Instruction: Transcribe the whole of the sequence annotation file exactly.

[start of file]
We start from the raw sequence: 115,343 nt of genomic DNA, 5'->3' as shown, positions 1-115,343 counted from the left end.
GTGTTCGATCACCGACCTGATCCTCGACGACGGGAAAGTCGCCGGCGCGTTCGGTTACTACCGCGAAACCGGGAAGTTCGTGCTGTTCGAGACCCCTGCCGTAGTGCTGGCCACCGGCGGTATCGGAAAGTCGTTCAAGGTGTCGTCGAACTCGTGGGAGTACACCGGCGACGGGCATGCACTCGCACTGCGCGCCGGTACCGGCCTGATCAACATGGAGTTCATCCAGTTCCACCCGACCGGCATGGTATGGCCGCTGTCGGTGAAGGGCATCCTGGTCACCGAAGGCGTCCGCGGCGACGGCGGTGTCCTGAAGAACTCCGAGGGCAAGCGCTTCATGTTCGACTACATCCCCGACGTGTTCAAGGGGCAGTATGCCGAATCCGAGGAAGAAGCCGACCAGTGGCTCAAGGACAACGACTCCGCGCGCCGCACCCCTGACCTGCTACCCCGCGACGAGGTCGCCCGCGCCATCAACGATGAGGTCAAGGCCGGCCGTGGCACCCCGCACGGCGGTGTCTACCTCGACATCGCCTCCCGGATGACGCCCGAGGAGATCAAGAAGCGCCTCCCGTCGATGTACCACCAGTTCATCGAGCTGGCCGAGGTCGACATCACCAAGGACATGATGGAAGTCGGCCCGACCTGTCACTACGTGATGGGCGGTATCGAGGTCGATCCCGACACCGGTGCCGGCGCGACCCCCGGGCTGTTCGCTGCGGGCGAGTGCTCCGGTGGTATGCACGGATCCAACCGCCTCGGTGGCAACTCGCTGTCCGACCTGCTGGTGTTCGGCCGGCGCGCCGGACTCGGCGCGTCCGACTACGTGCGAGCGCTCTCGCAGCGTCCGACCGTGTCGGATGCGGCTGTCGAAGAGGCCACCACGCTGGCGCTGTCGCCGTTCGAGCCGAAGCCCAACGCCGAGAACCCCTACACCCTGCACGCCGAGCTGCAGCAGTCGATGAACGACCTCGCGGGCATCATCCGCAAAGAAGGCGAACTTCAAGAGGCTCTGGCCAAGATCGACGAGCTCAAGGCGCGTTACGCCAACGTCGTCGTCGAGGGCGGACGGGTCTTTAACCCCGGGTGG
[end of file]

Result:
We start from the raw sequence: 115,343 nt of genomic DNA, 5'->3' as shown, positions 1-115,343 counted from the left end.
GTGTTCGATCACCGACCTGATCCTCGACGACGGGAAAGTCGCCGGCGCGTTCGGTTACTACCGCGAAACCGGGAAGTTCGTGCTGTTCGAGACCCCTGCCGTAGTGCTGGCCACCGGCGGTATCGGAAAGTCGTTCAAGGTGTCGTCGAACTCGTGGGAGTACACCGGCGACGGGCATGCACTCGCACTGCGCGCCGGTACCGGCCTGATCAACATGGAGTTCATCCAGTTCCACCCGACCGGCATGGTATGGCCGCTGTCGGTGAAGGGCATCCTGGTCACCGAAGGCGTCCGCGGCGACGGCGGTGTCCTGAAGAACTCCGAGGGCAAGCGCTTCATGTTCGACTACATCCCCGACGTGTTCAAGGGGCAGTATGCCGAATCCGAGGAAGAAGCCGACCAGTGGCTCAAGGACAACGACTCCGCGCGCCGCACCCCTGACCTGCTACCCCGCGACGAGGTCGCCCGCGCCATCAACGATGAGGTCAAGGCCGGCCGTGGCACCCCGCACGGCGGTGTCTACCTCGACATCGCCTCCCGGATGACGCCCGAGGAGATCAAGAAGCGCCTCCCGTCGATGTACCACCAGTTCATCGAGCTGGCCGAGGTCGACATCACCAAGGACATGATGGAAGTCGGCCCGACCTGTCACTACGTGATGGGCGGTATCGAGGTCGATCCCGACACCGGTGCCGGCGCGACCCCCGGGCTGTTCGCTGCGGGCGAGTGCTCCGGTGGTATGCACGGATCCAACCGCCTCGGTGGCAACTCGCTGTCCGACCTGCTGGTGTTCGGCCGGCGCGCCGGACTCGGCGCGTCCGACTACGTGCGAGCGCTCTCGCAGCGTCCGACCGTGTCGGATGCGGCTGTCGAAGAGGCCACCACGCTGGCGCTGTCGCCGTTCGAGCCGAAGCCCAACGCCGAGAACCCCTACACCCTGCACGCCGAGCTGCAGCAGTCGATGAACGACCTCGCGGGCATCATCCGCAAAGAAGGCGAACTTCAAGAGGCTCTGGCCAAGATCGACGAGCTCAAGGCGCGTTACGCCAACGTCGTCGTCGAGGGCGGACGGGTCTTTAACCCCGGGTGG